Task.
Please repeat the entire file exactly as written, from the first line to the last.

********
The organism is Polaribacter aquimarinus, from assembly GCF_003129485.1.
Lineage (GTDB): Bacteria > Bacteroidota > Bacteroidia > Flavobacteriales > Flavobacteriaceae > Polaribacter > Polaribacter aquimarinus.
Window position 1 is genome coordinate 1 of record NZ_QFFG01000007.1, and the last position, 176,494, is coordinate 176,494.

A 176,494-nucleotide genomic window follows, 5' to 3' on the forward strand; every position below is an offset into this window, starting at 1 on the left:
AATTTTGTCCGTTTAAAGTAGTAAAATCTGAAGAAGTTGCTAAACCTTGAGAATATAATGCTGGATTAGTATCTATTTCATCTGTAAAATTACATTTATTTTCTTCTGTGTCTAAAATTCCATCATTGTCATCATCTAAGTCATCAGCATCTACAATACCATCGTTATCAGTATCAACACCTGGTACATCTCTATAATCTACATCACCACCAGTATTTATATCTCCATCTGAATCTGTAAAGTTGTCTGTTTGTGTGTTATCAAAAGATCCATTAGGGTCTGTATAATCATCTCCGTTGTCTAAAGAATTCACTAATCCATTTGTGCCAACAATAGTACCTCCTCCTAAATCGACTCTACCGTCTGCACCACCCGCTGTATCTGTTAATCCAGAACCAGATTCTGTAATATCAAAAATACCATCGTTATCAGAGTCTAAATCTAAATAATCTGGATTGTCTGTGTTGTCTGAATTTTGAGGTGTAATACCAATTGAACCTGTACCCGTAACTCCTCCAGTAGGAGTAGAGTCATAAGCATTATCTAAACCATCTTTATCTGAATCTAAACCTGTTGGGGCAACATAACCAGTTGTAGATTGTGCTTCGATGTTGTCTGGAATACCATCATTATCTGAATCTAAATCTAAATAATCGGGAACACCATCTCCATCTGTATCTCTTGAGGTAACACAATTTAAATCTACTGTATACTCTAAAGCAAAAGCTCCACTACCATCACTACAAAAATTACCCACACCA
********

The organism is Polaribacter aquimarinus, from assembly GCF_003129485.1.
Lineage (GTDB): Bacteria > Bacteroidota > Bacteroidia > Flavobacteriales > Flavobacteriaceae > Polaribacter > Polaribacter aquimarinus.
Window position 1 is genome coordinate 1 of record NZ_QFFG01000007.1, and the last position, 176,494, is coordinate 176,494.

A 176,494-nucleotide genomic window follows, 5' to 3' on the forward strand; every position below is an offset into this window, starting at 1 on the left:
AATTTTGTCCGTTTAAAGTAGTAAAATCTGAAGAAGTTGCTAAACCTTGAGAATATAATGCTGGATTAGTATCTATTTCATCTGTAAAATTACATTTATTTTCTTCTGTGTCTAAAATTCCATCATTGTCATCATCTAAGTCATCAGCATCTACAATACCATCGTTATCAGTATCAACACCTGGTACATCTCTATAATCTACATCACCACCAGTATTTATATCTCCATCTGAATCTGTAAAGTTGTCTGTTTGTGTGTTATCAAAAGATCCATTAGGGTCTGTATAATCATCTCCGTTGTCTAAAGAATTCACTAATCCATTTGTGCCAACAATAGTACCTCCTCCTAAATCGACTCTACCGTCTGCACCACCCGCTGTATCTGTTAATCCAGAACCAGATTCTGTAATATCAAAAATACCATCGTTATCAGAGTCTAAATCTAAATAATCTGGATTGTCTGTGTTGTCTGAATTTTGAGGTGTAATACCAATTGAACCTGTACCCGTAACTCCTCCAGTAGGAGTAGAGTCATAAGCATTATCTAAACCATCTTTATCTGAATCTAAACCTGTTGGGGCAACATAACCAGTTGTAGATTGTGCTTCGATGTTGTCTGGAATACCATCATTATCTGAATCTAAATCTAAATAATCGGGAACACCATCTCCATCTGTATCTCTTGAGGTAACACAATTTAAATCTACTGTATACTCTAAAGCAAAAGCTCCACTACCATCACTACAAAAATTACCCACACCA